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General Electric G1 review: General Electric G1

General Electric G1

Lori Grunin Senior Editor / Advice
I've been reviewing hardware and software, devising testing methodology and handed out buying advice for what seems like forever; I'm currently absorbed by computers and gaming hardware, but previously spent many years concentrating on cameras. I've also volunteered with a cat rescue for over 15 years doing adoptions, designing marketing materials, managing volunteers and, of course, photographing cats.
Expertise Photography, PCs and laptops, gaming and gaming accessories
Lori Grunin
3 min read

Stop. Do not pass Go. Do not give General Electric $200 for the G1. With so many mediocre snapshot cameras on the market, ya gotta wonder why anyone would feel compelled to offer another--unless the people behind GE's new camera line are drinking some doctored Kool-Aid.


General Electric G1

The Good

Slim design; decent face-detection.

The Bad

Inconsistent photo quality; sluggish with poor battery life; coarse LCD which washes out in sunlight; infuriating battery compartment.

The Bottom Line

Buy something else. The General Electric G1 has plenty of better, similarly priced competitors.

With its shiny black or silver plastic exterior, the slim, 4.9-ounce G1 definitely looks the part of a chic ultracompact. The mode dial, four-way navigation plus function/OK button, Menu, Trash, and dedicated face-detection mode buttons share the same look and feel as tens of other models; like the Cyber-shot DSC-W35 and its kinsman you grip with your right thumb resting on the dial. The lens and AF-assist light are so close to the right side, however, that you must be careful to keep the fingers of your left hand out of their way. The camera also has an odd-feeling, knurled zoom switch.

Parts of the operating interface can make you nuts, though. There's a Continuous Autofocus option which only seems to be available in movie mode, despite the assurances of the User Manual. And the battery requires a frustrating combination of finesse and brute force to remove.

The G1 supports face-detection autofocus--and does a surprisingly creditable job--but the creepy icon is so big and obtrusive that in many circumstances it obscures faces it doesn't detect.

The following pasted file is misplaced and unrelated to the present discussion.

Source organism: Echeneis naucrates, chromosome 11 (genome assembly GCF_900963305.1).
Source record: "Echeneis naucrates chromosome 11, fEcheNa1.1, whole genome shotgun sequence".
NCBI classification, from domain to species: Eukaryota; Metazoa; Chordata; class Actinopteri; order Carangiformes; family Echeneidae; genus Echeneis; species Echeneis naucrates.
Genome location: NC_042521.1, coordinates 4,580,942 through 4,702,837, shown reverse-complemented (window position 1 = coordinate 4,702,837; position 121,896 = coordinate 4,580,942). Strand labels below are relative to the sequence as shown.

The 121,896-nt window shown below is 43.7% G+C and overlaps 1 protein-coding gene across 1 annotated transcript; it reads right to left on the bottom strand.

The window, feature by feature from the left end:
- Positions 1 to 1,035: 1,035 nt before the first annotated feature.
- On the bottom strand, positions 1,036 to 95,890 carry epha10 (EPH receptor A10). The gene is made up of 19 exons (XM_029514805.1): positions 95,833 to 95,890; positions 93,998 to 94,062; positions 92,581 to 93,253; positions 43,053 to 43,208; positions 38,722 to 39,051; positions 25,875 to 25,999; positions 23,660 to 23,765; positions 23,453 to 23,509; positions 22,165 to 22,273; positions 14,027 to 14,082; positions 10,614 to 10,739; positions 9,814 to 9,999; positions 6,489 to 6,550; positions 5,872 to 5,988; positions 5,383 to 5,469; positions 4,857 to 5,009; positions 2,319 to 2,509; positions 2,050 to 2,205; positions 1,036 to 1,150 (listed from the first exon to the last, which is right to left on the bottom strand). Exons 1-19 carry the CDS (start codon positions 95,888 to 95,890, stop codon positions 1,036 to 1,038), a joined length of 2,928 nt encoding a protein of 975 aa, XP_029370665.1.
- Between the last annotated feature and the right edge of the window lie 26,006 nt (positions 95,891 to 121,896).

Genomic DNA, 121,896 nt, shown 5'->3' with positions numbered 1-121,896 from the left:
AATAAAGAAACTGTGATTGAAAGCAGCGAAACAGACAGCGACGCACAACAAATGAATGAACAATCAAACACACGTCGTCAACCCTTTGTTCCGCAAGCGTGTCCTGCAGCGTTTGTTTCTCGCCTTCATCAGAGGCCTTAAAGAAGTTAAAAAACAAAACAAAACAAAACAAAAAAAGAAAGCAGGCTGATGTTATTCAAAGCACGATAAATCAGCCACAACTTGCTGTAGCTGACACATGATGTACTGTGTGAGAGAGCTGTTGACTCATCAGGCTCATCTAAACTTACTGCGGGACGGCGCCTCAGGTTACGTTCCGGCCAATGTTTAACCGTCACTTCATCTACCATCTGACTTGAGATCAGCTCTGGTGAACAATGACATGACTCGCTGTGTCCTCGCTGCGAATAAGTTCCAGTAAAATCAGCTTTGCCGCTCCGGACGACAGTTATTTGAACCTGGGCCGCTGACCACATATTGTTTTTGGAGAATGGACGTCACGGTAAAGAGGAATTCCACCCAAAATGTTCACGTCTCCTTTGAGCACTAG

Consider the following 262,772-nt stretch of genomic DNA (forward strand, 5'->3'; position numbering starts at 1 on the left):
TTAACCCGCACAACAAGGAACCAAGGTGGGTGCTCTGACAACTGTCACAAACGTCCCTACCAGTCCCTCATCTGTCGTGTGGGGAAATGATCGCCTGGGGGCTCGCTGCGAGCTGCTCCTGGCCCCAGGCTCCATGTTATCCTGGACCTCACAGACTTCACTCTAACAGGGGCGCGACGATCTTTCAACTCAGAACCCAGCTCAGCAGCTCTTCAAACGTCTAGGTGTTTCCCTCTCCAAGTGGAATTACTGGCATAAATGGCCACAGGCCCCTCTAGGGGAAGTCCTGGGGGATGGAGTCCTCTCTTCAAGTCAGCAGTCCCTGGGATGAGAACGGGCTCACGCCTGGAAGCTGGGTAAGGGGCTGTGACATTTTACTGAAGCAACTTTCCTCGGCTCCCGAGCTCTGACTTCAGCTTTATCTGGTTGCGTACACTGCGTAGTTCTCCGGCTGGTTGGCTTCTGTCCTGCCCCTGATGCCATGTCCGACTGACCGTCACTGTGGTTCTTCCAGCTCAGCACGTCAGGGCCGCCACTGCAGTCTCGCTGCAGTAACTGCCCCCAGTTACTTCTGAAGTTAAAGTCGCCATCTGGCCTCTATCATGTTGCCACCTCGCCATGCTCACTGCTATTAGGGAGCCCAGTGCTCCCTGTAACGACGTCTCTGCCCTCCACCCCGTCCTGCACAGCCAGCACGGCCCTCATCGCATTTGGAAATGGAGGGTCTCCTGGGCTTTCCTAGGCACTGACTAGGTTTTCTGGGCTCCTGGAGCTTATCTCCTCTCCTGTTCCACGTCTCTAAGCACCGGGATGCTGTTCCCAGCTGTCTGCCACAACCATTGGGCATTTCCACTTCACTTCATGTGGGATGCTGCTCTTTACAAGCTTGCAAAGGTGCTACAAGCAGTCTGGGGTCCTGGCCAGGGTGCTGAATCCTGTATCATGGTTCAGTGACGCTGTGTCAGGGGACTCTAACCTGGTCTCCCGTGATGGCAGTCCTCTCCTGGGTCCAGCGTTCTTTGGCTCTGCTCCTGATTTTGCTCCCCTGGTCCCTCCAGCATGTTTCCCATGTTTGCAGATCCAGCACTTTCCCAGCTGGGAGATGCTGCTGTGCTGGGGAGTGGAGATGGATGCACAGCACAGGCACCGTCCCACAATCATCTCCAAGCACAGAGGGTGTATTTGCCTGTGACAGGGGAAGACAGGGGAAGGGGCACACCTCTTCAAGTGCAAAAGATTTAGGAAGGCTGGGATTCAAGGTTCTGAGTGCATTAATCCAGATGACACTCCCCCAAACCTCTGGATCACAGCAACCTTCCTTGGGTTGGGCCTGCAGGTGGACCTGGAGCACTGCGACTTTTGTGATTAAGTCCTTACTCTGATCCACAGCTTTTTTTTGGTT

The G1 provides the typical set of features for a budget point-and-shoot. It uses folded optics for a nonprotruding f/3.5-4.3 38mm-114mm 3x zoom lens. Shooting options include exposure compensation, a handful of scene modes, panorama guides, three metering options, and support for sensitivities up to ISO 1600. There are 5-shot and Last 5-shot continuous shooting modes, but they don't operate at 7-megapixel/best quality mode. The face detection quickly and accurately locates and tracks faces that are facing forward and relatively large in the frame.

Unfortunately, when it comes to the important stuff, performance and photo quality, the G1 doesn't fare very well. Its shooting speed matches that of comparable cameras--from 3 years ago. It takes 3.2 seconds from power on to first shot, likely the necessity of sliding its whopping 13 lens elements into place (the highest we've heard of for this focal range has been the Sony Cyber-shot DSC-T20 with 11 elements). Its shutter lag--0.7 second under best conditions and 1.7 seconds in low-contrast lighting--are slightly below average at best. However, the camera's 3.4-second interval between shots, which rises to 4 seconds with flash, is unacceptably long. In practice, I was unable to shoot kids, dogs or people on the move, staples of snapshot photography. CNET Labs' test methodology requires timing continuous-shooting at best quality, which the G1 doesn't support, so we have no burst comparison numbers. Given its five-shot limitation, it won't be very useful anyway. Furthermore, the G1 has a coarse, narrow-viewing-angle LCD that washes out in sunlight. Though not uncommon for its price range, you can still do better.

Sample photos from the General Electric G1

The G1 can, on occasion, deliver decent quality shots. As long as there's nothing too dark or too bright in the scene, exposures look fine. And the automatic white balance works pretty well. However, the camera more often produces photos with soft edges and smeared details; at settings of ISO 400 and above they're just a big mess for anything but e-mail. Its MPEG-4 movie capture is similarly inconsistent. Despite setting the camera to capture at 640x480 30fps (frames per second), and despite the relatively high recorded data rate (994K/sec versus the more typical 696K/sec), one of my clips recorded at 16.8fps with dead stops at regular intervals throughout the video stream.

Most inexpensive digital cameras fill their basic function: they point, they shoot, they produce photos. From that standpoint, the General Electric G1 succeeds. But any product on our list of top budget cameras--and even some that didn't make the cut--succeeds far better.

Shooting speed (in seconds)
(Smaller bars indicate better performance)
Typical shot-to-shot time  
Time to first shot  
Shutter lag (dim)  
Shutter lag (typical)  
Casio Exilim EX-S770
Fujifilm FinePix F40fd
Sony Cyber-shot DSC-W55
Olympus FE-190
General Electric G1


General Electric G1

Score Breakdown

Design 6Features 6Performance 5Image quality 5